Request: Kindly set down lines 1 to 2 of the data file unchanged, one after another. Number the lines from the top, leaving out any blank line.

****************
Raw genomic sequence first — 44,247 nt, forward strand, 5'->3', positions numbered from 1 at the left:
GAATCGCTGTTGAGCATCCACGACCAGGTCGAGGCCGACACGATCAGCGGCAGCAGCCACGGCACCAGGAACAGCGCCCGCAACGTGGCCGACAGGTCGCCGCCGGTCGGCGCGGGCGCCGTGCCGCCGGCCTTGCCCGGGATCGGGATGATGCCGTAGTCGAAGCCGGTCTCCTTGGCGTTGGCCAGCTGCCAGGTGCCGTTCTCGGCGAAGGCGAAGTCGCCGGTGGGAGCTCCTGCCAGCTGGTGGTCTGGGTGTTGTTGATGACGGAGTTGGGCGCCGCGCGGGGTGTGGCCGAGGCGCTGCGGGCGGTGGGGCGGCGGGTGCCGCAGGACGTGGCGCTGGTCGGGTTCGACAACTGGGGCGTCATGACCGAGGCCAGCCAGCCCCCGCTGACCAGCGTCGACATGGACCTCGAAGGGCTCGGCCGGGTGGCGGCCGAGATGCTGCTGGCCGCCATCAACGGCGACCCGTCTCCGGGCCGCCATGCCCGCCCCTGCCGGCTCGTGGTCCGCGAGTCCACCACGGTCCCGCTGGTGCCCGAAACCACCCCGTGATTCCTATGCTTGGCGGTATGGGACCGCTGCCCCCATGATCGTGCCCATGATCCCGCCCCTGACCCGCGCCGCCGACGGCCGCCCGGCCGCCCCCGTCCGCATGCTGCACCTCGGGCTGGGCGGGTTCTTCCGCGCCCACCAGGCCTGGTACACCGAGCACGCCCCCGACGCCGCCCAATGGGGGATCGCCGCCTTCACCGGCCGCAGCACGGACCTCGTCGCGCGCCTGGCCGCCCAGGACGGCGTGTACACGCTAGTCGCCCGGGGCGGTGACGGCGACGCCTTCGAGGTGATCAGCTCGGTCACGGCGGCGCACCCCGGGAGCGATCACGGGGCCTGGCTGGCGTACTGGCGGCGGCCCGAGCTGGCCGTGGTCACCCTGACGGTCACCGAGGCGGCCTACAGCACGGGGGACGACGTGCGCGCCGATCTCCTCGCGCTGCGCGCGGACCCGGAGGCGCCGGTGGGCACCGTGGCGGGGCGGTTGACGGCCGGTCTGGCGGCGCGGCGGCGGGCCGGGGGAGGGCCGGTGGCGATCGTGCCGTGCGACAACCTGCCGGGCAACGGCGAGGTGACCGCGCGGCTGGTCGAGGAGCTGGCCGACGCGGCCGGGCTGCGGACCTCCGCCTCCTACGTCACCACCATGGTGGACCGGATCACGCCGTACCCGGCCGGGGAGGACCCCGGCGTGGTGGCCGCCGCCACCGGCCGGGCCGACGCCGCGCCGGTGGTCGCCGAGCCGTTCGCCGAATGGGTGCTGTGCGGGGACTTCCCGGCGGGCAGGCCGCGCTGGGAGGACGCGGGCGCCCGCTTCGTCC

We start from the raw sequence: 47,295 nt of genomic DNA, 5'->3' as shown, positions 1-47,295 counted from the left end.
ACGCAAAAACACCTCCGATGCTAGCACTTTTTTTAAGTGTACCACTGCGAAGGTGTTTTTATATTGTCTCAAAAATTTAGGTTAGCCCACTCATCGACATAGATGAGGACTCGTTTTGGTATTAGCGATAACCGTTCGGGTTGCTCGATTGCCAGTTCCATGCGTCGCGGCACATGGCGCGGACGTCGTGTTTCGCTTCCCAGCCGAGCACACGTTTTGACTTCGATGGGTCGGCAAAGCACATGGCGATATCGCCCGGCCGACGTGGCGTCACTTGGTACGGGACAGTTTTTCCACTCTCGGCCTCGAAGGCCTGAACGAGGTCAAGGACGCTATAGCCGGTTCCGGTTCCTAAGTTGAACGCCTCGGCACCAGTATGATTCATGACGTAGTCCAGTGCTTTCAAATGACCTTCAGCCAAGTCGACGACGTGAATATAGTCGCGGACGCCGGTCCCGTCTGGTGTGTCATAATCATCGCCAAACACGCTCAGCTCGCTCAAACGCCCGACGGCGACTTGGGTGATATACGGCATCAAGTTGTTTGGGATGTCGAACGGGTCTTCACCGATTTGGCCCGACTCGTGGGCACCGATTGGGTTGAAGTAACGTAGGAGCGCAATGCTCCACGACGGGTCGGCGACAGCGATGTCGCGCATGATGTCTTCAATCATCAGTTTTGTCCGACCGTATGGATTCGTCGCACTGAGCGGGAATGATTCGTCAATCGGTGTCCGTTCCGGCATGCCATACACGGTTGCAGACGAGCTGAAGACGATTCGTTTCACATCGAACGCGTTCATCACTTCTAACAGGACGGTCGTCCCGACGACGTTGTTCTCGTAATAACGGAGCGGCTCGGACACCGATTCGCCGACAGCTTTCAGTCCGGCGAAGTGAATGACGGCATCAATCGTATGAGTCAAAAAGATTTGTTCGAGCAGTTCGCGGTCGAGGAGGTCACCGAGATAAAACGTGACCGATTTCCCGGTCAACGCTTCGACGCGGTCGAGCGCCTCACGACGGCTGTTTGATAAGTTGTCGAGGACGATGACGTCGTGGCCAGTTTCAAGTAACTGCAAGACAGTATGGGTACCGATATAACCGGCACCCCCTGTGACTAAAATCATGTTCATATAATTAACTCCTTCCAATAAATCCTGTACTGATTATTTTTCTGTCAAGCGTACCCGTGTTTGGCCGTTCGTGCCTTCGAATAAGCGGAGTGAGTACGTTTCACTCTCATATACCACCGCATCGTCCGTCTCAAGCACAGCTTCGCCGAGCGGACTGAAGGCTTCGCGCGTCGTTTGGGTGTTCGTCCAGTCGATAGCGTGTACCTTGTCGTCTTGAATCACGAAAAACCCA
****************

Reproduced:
Raw genomic sequence first — 44,247 nt, forward strand, 5'->3', positions numbered from 1 at the left:
GAATCGCTGTTGAGCATCCACGACCAGGTCGAGGCCGACACGATCAGCGGCAGCAGCCACGGCACCAGGAACAGCGCCCGCAACGTGGCCGACAGGTCGCCGCCGGTCGGCGCGGGCGCCGTGCCGCCGGCCTTGCCCGGGATCGGGATGATGCCGTAGTCGAAGCCGGTCTCCTTGGCGTTGGCCAGCTGCCAGGTGCCGTTCTCGGCGAAGGCGAAGTCGCCGGTGGGAGCTCCTGCCAGCTGGTGGTCTGGGTGTTGTTGATGACGGAGTTGGGCGCCGCGCGGGGTGTGGCCGAGGCGCTGCGGGCGGTGGGGCGGCGGGTGCCGCAGGACGTGGCGCTGGTCGGGTTCGACAACTGGGGCGTCATGACCGAGGCCAGCCAGCCCCCGCTGACCAGCGTCGACATGGACCTCGAAGGGCTCGGCCGGGTGGCGGCCGAGATGCTGCTGGCCGCCATCAACGGCGACCCGTCTCCGGGCCGCCATGCCCGCCCCTGCCGGCTCGTGGTCCGCGAGTCCACCACGGTCCCGCTGGTGCCCGAAACCACCCCGTGATTCCTATGCTTGGCGGTATGGGACCGCTGCCCCCATGATCGTGCCCATGATCCCGCCCCTGACCCGCGCCGCCGACGGCCGCCCGGCCGCCCCCGTCCGCATGCTGCACCTCGGGCTGGGCGGGTTCTTCCGCGCCCACCAGGCCTGGTACACCGAGCACGCCCCCGACGCCGCCCAATGGGGGATCGCCGCCTTCACCGGCCGCAGCACGGACCTCGTCGCGCGCCTGGCCGCCCAGGACGGCGTGTACACGCTAGTCGCCCGGGGCGGTGACGGCGACGCCTTCGAGGTGATCAGCTCGGTCACGGCGGCGCACCCCGGGAGCGATCACGGGGCCTGGCTGGCGTACTGGCGGCGGCCCGAGCTGGCCGTGGTCACCCTGACGGTCACCGAGGCGGCCTACAGCACGGGGGACGACGTGCGCGCCGATCTCCTCGCGCTGCGCGCGGACCCGGAGGCGCCGGTGGGCACCGTGGCGGGGCGGTTGACGGCCGGTCTGGCGGCGCGGCGGCGGGCCGGGGGAGGGCCGGTGGCGATCGTGCCGTGCGACAACCTGCCGGGCAACGGCGAGGTGACCGCGCGGCTGGTCGAGGAGCTGGCCGACGCGGCCGGGCTGCGGACCTCCGCCTCCTACGTCACCACCATGGTGGACCGGATCACGCCGTACCCGGCCGGGGAGGACCCCGGCGTGGTGGCCGCCGCCACCGGCCGGGCCGACGCCGCGCCGGTGGTCGCCGAGCCGTTCGCCGAATGGGTGCTGTGCGGGGACTTCCCGGCGGGCAGGCCGCGCTGGGAGGACGCGGGCGCCCGCTTCGTCC